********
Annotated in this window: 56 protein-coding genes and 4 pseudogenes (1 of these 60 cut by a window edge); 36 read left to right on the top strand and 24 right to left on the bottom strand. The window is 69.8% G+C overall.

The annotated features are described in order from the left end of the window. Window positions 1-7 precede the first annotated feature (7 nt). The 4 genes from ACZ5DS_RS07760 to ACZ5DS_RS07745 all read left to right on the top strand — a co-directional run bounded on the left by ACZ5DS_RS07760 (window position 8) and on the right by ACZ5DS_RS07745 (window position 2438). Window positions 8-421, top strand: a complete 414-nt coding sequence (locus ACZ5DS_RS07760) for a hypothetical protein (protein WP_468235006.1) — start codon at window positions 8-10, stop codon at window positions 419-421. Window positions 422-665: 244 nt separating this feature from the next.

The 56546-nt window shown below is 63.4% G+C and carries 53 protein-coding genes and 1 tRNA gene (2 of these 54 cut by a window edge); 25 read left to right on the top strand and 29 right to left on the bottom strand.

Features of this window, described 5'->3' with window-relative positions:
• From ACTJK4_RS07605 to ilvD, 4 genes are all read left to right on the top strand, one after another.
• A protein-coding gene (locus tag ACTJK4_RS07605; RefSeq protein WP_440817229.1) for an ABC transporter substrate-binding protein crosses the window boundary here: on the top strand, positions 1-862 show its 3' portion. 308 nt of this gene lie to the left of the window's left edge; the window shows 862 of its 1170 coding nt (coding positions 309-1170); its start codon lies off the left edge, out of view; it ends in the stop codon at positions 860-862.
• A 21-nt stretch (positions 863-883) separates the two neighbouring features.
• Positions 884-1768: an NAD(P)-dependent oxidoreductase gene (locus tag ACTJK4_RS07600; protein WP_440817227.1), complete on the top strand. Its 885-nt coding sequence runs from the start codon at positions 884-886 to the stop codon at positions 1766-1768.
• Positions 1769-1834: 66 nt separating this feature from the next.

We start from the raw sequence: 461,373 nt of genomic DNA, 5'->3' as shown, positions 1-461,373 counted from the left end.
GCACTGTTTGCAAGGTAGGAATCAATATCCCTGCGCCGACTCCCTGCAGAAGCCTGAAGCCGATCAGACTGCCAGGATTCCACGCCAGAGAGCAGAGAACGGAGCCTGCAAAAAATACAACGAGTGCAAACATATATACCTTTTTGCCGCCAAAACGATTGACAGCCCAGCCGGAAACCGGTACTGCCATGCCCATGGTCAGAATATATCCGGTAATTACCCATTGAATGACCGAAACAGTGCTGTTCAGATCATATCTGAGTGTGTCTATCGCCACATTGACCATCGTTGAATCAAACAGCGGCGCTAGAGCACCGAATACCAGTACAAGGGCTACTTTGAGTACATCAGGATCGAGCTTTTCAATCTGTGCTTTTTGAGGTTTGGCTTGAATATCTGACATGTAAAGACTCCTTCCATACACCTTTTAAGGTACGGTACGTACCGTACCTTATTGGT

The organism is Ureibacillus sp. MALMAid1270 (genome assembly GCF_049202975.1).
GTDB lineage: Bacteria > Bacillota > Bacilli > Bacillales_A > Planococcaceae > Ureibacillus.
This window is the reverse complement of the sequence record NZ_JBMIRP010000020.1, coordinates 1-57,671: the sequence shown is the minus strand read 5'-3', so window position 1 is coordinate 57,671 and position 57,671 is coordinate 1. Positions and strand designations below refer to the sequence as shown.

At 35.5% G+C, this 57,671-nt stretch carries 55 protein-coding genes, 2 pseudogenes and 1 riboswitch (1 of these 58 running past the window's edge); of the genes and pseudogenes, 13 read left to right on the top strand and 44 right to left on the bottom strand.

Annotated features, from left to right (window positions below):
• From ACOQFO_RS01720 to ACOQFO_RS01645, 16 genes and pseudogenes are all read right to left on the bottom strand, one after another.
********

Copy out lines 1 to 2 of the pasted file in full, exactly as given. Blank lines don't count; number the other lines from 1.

Annotated in this window: 56 protein-coding genes and 4 pseudogenes (1 of these 60 cut by a window edge); 36 read left to right on the top strand and 24 right to left on the bottom strand. The window is 69.8% G+C overall.

The annotated features are described in order from the left end of the window. Window positions 1-7 precede the first annotated feature (7 nt). The 4 genes from ACZ5DS_RS07760 to ACZ5DS_RS07745 all read left to right on the top strand — a co-directional run bounded on the left by ACZ5DS_RS07760 (window position 8) and on the right by ACZ5DS_RS07745 (window position 2438). Window positions 8-421, top strand: a complete 414-nt coding sequence (locus ACZ5DS_RS07760) for a hypothetical protein (protein WP_468235006.1) — start codon at window positions 8-10, stop codon at window positions 419-421. Window positions 422-665: 244 nt separating this feature from the next.